First off, I’d like to mention that this year we have two fellows joining the CCBCAA who are coordinating the HARRY KREMER CANADIAN COMIC BOOK RETAILER AWARD – Anthony Falcone and Scott VanderPloeg, most well known for their involvement with the website Comic Book Daily as editors and columnists.
Anthony’s latest Whosoever Holds This Hammer Column addresses the criteria for the Kremer Award (pronounced Kray-mer) and he also talks “more about what makes a comic shop great based on feedback from colleagues, customers, and complete strangers”. One of the reasons why we went with Anthony and Scott were because they have always been very interested in the criteria for what makes a shop great and have spent a lot of time dissecting the comic shop retail experience.
Anthony makes some great points in his column, and he’s looking for some feedback as well, so let him know what you think makes a comic shop great.
I know I had some ideas myself as to what makes a great comic shop based on my interactions with the various folks who have run the Kremer Award in the past and spending time at many different comic shops in my 40 plus years as a collector and fan, all of which have informed the running of my own store.The obvious answer is “CUSTOMERS”, as a store without customers and the support of the local community is ultimately a failure, no matter how clean and appealing it may look, or whether a staff person is there to greet people.
But the comic book shop model is unique in that it is unlike most retail business models — the closest retail equivalent in my opinion is that of the independent record shop, that offers a mixture of new and used product for sale along with a community hang-out component. Some may view the comic shop as an antique store, or a bookstore, but most bookstores or either used or new – not a combination of both… and many comic shops are that in name only – they are primarily gaming stores, or toy stores, etc. with minimal comics.
I recently met a fellow from BC named BENJAMIN WOO who for now lives in the GTA – Woo wrote a paper on comic shops that is definitely worth reading in that it compares three different comic book shop models, with differing philosophies and customer bases.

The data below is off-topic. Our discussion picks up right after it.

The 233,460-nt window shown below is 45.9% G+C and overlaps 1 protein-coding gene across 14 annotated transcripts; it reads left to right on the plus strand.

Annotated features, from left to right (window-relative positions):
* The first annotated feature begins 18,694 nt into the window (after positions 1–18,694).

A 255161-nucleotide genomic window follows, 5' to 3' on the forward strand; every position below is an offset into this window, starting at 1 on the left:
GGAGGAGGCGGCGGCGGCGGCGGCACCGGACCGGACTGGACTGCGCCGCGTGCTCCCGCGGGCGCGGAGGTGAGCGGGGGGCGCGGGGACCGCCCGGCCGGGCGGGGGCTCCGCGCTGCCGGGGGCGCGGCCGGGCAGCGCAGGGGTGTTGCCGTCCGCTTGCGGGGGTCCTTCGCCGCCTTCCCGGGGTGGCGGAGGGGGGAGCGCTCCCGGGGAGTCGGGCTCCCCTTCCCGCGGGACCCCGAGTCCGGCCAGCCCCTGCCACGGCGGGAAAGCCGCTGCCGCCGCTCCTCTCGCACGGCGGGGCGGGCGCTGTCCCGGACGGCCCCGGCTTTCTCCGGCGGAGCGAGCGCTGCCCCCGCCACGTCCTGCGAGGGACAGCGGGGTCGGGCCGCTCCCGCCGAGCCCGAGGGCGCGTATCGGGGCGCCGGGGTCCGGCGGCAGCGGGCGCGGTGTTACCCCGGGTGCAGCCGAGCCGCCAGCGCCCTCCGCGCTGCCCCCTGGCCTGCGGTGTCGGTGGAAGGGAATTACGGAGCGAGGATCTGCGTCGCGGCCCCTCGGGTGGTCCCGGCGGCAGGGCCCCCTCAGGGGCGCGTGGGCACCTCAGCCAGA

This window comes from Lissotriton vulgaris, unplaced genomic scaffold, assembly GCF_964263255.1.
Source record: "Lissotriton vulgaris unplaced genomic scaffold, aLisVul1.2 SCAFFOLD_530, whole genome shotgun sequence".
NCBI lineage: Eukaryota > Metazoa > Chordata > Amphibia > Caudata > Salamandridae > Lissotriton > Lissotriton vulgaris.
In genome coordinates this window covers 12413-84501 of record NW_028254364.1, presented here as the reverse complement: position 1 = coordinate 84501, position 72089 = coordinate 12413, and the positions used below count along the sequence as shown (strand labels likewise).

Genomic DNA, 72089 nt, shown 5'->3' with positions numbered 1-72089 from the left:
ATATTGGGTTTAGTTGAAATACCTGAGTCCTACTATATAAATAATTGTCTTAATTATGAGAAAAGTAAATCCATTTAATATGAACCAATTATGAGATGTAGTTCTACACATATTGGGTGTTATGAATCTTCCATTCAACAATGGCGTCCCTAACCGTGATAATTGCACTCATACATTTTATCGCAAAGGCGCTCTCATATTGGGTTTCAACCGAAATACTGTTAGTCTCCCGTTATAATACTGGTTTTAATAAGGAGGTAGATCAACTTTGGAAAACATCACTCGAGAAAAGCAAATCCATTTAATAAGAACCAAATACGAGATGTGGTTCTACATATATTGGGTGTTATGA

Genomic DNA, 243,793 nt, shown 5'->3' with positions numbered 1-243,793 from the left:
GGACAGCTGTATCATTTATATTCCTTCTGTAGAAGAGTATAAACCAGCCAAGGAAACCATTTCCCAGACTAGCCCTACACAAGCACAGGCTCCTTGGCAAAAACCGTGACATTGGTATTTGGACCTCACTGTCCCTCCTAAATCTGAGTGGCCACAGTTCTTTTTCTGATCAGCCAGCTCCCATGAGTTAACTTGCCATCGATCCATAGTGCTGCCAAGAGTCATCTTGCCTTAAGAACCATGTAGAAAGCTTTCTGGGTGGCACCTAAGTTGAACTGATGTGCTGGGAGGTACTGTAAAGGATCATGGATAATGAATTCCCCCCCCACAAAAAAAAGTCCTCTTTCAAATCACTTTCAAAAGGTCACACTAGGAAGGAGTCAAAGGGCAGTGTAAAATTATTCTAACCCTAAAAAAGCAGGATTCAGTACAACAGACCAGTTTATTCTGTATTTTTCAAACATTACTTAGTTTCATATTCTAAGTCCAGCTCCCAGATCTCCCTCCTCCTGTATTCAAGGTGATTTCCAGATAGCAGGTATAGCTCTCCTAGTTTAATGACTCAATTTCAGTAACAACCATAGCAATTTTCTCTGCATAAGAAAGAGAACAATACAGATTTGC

Woo’s paper is titled: “The Android’s Dungeon: Comic-Bookstores, Cultural Spaces, and the Social Practices of Audiences” and was published in the Journal of Graphic Novels and Comics 2 (2011): pages 125–36 (and is available for reading online).
An excerpt from Woo’s paper:
An adequate understanding of the readers of comic books and graphic novels must extend beyond reader–text relationships to comprise contexts of reception. Chief among these is the direct-market comic-bookstore. In contrast to newsstand distribution, the direct market represents the institution of comic-book collecting and connoisseurship as subcultural practices. Comic shops are not simply distribution points in a commodity chain but also social settings integral to the reproduction of comic-book fandom, yet they occupy an ambivalent position between the comic-book industry and its consumers. Citing findings from qualitative research conducted in three Canadian comic-bookstores and drawing on the work of Anthony Giddens, Pierre Bourdieu, and Erving Goffman, this article develops three approaches to the sociology of the comic-bookstore, theorizing them as locales for interaction among participants; as nodes, interlocks and regions articulating the communities served by a given store; and as both sanctuaries from mainstream hierarchies of taste and status, and arenas of competition for social and cultural capital.